Only 10 per cent of the defence budget goes to the navy
04 November, 2015
KARACHI: Only 10 per cent of the defence budget goes to the navy, making even the day-to-day operations, maintenance and repairs a challenge, while India builds up on its fleet, acquiring warships, aircraft carriers and nuclear submarines, it emerged during a media briefing about the maritime exercise Seaspark 2015. The exercise began in north Arabian Sea on Tuesday after a gap of three years.
“India has a strong sea strength,” Deputy Chief of Naval Staff (Plans) Commodore Raja Rab Nawaz said while sharing information about the number of warships, etc, acquired by both countries and the navy’s role in the scenario, which may be described as strategically defensive, although tactically offensive.
Later, while answering media’s queries, Deputy Chief of Naval Staff (Operations) Rear Admiral Kaleem Shaukat said: “Our strength as compared to India’s naval strength may be different when compared with various aspects. The ratios come out as something like one-third, one-sixth or one-tenth. The conventional gaps show how behind we are in building our sea strength while India has realised the sea’s importance.
“But, in order to shorten these gaps, the Pakistan Navy, like the Pakistan Army and Pakistan Air Force, has a development plan according to our resources. We also ask the government for extra funding as per our requirements, which does come through. For instance, we approach them case to case for things such as fleet tankers, missile boats and submarines.”
He said India planned to be a big global power through the sea which was not on Pakistan’s agenda at the moment because of monetary reasons as well as the prevalent mindset here.
“Getting aircraft carriers is not a part of our development plan as besides being an asset it can also be a target. Our state cannot afford to use all its navy to protect our aircraft carriers,” he said.
Rear Admiral Shaukat admitted that India’s aircraft carriers, although primarily there to project power, posed a threat. “We’ll see how we can neutralise this threat,” he said, adding that the navy was protecting the disputed Sir Creek area and other sensitive points. “Our marines are deployed in our creek areas.”
When asked if spies or terrorists from across the border might infiltrate into Pakistan while impersonating as fishermen who are picked up by the dozen all the time, he said fishermen were handled by the Pakistan Maritime Security Agency (PMSA).
Rear Admiral Shaukat said that besides 990km of coastal areas, Pakistan had land borders and an agriculture and continental mindset instead of looking to the sea for food. “We have blue water capability but our operations are sustained. We can safeguard our trade. But our merchant fleet has also become smaller. Our fish catch is worth billions of dollars but we are not exporting much. The mindset needs to be changed,” he said.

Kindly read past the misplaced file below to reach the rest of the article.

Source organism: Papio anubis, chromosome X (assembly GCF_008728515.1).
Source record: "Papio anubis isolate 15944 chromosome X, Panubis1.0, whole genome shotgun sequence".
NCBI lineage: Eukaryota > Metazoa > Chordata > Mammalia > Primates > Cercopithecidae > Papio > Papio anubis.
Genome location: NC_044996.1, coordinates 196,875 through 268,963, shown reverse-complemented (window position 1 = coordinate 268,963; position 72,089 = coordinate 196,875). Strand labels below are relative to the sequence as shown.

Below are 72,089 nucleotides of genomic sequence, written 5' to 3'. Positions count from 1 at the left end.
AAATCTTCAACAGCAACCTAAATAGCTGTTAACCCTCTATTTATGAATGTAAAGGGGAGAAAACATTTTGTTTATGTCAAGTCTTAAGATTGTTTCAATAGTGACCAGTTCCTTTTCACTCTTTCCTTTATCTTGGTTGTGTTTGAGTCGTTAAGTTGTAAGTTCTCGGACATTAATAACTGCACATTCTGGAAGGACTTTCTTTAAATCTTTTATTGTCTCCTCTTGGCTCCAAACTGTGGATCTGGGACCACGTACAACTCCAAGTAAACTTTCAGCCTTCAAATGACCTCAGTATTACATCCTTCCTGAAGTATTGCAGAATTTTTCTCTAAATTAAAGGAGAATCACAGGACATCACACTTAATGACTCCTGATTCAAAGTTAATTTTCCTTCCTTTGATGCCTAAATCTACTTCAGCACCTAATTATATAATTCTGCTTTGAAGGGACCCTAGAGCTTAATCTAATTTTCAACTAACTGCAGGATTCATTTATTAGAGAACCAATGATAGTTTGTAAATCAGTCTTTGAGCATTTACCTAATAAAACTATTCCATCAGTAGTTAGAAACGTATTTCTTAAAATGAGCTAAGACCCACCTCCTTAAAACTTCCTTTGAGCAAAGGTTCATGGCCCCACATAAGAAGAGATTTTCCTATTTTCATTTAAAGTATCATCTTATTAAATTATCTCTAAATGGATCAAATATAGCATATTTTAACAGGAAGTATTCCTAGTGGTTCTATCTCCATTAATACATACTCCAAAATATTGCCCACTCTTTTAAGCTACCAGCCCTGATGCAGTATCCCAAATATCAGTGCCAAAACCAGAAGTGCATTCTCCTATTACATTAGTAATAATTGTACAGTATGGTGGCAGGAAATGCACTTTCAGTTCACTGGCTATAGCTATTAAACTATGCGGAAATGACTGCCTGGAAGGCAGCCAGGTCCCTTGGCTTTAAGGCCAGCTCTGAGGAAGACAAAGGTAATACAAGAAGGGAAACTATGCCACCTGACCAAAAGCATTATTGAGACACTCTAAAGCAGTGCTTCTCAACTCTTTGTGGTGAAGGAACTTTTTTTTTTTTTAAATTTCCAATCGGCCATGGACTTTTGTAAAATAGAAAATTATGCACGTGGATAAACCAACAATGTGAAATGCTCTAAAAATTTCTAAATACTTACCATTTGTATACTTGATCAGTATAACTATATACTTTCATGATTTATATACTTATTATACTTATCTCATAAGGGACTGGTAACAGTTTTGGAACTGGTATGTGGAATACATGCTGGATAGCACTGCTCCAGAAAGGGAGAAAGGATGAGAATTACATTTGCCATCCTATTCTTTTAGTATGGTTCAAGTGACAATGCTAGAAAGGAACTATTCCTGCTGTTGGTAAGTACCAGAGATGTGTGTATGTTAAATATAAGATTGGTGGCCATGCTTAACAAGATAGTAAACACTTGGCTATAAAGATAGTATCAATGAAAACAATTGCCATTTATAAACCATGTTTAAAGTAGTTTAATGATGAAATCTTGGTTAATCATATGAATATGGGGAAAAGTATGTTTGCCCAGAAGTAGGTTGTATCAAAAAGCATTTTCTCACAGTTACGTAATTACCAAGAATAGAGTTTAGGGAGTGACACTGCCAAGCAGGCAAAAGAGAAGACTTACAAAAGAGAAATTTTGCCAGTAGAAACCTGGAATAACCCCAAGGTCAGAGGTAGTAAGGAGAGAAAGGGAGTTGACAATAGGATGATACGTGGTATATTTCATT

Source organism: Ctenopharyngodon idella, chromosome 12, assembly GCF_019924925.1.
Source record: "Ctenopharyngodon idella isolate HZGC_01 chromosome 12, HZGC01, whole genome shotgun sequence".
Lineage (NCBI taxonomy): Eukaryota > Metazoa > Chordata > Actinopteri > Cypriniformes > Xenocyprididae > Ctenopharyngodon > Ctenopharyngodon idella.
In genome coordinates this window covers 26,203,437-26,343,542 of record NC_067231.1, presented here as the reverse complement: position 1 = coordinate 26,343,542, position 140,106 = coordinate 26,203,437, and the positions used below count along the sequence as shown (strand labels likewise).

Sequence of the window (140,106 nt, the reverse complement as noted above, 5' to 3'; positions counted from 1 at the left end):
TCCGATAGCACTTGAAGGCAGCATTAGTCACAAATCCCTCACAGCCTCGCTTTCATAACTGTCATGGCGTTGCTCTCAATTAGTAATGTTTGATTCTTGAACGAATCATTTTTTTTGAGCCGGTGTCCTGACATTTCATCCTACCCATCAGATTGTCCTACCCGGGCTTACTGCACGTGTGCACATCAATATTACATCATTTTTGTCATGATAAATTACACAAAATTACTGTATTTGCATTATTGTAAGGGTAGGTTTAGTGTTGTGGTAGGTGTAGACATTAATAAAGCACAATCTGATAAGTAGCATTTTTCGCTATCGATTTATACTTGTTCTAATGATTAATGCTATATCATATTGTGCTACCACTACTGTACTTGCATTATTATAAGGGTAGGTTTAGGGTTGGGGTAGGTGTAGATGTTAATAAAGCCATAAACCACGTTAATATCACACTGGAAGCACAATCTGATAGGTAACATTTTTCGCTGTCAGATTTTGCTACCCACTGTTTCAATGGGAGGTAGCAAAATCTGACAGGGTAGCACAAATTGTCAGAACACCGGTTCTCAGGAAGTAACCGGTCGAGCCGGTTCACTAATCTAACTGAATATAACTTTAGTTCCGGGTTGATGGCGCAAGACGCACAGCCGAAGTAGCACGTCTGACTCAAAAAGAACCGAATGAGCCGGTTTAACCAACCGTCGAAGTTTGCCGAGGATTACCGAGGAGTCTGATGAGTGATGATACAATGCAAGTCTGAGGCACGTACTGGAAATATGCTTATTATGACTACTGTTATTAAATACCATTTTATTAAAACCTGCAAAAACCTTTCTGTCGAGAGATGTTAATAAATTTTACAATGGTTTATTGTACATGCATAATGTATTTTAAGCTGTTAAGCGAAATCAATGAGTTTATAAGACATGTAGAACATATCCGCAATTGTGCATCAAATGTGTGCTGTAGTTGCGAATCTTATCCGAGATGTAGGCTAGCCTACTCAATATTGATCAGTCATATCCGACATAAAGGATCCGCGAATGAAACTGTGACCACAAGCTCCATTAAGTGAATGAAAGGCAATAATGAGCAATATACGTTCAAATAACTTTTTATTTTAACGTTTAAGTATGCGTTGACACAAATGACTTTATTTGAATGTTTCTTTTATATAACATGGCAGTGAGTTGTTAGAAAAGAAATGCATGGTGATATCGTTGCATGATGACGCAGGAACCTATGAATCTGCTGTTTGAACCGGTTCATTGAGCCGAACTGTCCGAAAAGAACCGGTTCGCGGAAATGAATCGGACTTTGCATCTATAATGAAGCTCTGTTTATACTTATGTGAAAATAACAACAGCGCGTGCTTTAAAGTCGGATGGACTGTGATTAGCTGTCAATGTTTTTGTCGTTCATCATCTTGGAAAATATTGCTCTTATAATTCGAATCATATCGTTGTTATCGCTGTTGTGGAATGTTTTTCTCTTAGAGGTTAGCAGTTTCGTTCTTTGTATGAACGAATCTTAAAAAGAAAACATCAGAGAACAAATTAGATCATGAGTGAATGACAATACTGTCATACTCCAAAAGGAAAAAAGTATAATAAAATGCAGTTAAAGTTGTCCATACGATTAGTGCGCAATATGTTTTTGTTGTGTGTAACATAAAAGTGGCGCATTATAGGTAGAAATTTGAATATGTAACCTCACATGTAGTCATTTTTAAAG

The navy’s contribution in the fields of education, health and job opportunities for the coastal communities, such as building hospitals in Ormara and Turbat in Balochistan, holding free medical camps and recruiting from the community in Gwadar, were also mentioned. The force carried out extensive search, rescue and relief operations during international and national disasters and contingencies, while playing an important role in rehabilitation, officials said.
The deputy chief of naval staff said that besides providing impetus to the country’s resolve for maintaining peace, security and stability in the region, the objective of the exercise was to corroborate the navy’s operational plans, assess its war preparedness and enhance its interoperability with the air force and army.
All operational units of the navy, including ships, submarines, aircraft, unmanned aerial vehicles, special forces and marines, along with elements of the PMSA, PAF and army, are participating in the exercise to make the ports and territorial waters safe from all kinds of threats, including non-traditional challenges such as piracy and pollution.
“During the exercise, full spectrum of threats would be exercised ranging from conventional to asymmetric, cyber and information warfare domains. Besides enhancement of operational preparedness, the exercise will also focus on seaward defence of the coast and their response against emerging non-traditional threats emanating from sea,” the official said.
“Being located at the confluence of world’s major sea routes, Pakistan’s strategic location can be exploited to our advantage through the development of the maritime sector and a strong navy for its effective defence. Pakistan Navy’s operational and development plans are, therefore, focused to maintain a potent and well-balanced naval force to deter aggression at sea. Being an essential appendage to the foreign policy, we also strive to foster stronger navy-to-navy relations through regular exercises and ship visits with regional as well as extra-regional navies,” he added.